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Playing The Game

Posted on January 18, 2013

Maintaining freedom after a history of unrest.

It’s essential not to underestimate the importance of the peacekeeping operations that the ADF undertake. There are a range of national security concerns which arise when our neighbours are in a state of unrest, such as international relations, trade and tourism. However for me, it boils down to a moral obligation. I firmly believe that the strong should help the weak, and in this case it was allowing the people of a country, that in all honestly, no one else really cared about, to get back on their feet after civil war. Many Australians have no idea there was even a civil conflict in the Solomon Islands. They don’t know that people died, that militia controlled the streets, that the corrupt government failed the people, or that poverty and disease were running rampant. Why would they? It’s not Bali; no one goes there for schoolies. It’s not New Zealand, a developed country we flock to for adventure tourism. It’s just the Solomon Islands, which most people can’t point to on a map. To me though, that’s just the point. We were there to help people, not because we wanted to get tourism up and running, not because we wanted their resources or trade, not because the country is a vital stepping stone in some international expansion, but simply because they were our neighbours and they needed help.The history of the unrest can be boiled down to tribal conflicts. During WWII large numbers of workers were brought from one island (Malaita) to another (Guadalcanal) to assist with construction efforts. After the war, these people had established themselves and these two very different island cultures were thrown together. Tensions simmered for many years. During this time the country gained independence and many Chinese immigrants established businesses which eventually became the economic backbone of the country, aside from forestry and mining.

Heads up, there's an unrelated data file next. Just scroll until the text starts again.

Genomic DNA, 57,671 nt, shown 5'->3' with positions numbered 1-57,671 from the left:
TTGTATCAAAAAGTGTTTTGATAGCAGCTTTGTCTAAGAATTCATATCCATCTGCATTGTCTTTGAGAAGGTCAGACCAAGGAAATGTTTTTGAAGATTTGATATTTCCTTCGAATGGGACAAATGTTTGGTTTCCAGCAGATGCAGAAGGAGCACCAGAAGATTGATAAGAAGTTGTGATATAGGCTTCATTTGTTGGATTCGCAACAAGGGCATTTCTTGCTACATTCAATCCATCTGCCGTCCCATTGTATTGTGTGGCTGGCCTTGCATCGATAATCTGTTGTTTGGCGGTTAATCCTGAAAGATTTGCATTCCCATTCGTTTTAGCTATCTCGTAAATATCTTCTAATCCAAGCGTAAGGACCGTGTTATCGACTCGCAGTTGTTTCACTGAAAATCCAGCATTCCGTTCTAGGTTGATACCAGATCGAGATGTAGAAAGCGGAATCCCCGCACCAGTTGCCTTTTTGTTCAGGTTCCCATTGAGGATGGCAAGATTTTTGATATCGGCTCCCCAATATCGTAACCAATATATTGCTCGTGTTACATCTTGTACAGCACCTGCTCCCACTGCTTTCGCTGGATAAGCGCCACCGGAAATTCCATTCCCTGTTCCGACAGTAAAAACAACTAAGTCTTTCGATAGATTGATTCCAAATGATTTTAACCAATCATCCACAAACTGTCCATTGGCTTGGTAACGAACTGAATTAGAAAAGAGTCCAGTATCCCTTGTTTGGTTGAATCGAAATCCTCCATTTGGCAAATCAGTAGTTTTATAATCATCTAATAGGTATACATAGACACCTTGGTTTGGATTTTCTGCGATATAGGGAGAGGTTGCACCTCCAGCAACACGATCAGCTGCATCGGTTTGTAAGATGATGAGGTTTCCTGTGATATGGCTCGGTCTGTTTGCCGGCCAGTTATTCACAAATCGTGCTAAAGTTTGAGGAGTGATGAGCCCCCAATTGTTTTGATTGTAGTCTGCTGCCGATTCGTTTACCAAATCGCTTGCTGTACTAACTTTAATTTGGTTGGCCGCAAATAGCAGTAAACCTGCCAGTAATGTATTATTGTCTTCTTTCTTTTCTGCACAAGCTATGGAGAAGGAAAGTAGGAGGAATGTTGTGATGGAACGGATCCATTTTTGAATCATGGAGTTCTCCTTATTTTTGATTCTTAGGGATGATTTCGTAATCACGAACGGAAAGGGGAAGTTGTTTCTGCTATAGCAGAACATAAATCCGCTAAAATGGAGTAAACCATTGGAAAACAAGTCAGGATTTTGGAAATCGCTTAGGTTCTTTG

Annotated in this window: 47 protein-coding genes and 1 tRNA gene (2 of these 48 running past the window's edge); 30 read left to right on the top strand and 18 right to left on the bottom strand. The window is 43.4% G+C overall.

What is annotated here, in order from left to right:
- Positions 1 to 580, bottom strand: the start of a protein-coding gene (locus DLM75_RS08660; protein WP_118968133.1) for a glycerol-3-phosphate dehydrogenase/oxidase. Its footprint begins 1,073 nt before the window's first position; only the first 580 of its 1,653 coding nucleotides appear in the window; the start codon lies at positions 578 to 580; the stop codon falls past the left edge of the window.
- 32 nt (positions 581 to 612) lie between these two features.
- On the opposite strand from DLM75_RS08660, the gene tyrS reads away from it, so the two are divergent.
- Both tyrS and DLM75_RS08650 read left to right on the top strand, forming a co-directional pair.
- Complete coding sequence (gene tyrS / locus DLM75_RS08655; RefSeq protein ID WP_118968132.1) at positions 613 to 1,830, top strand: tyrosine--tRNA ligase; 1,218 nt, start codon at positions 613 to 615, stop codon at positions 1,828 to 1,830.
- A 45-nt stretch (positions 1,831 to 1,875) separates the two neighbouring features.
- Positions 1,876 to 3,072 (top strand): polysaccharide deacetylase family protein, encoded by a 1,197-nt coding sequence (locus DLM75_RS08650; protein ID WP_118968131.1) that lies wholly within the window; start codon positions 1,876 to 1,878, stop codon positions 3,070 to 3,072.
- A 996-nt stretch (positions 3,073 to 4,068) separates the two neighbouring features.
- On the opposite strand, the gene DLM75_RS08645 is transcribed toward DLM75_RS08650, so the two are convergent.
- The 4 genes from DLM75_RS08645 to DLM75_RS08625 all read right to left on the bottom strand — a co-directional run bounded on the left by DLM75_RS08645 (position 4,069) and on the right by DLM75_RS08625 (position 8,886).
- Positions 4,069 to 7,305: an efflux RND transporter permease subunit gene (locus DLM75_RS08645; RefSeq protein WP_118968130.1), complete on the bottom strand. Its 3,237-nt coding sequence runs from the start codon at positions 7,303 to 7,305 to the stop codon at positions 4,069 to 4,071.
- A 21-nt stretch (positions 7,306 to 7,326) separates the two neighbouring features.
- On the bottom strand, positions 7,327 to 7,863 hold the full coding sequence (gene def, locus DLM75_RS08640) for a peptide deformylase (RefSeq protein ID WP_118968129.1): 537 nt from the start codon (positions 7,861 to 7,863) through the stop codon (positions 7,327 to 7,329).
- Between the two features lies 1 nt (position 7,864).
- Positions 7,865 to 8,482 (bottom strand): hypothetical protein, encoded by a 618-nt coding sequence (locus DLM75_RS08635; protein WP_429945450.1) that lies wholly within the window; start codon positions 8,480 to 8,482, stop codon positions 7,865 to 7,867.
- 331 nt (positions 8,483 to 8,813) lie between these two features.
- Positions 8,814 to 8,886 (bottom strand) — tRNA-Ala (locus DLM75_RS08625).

Click here to download Overcoat Issue Four: Freedom.

James Fagg studied Marketing at The University of Tasmania.

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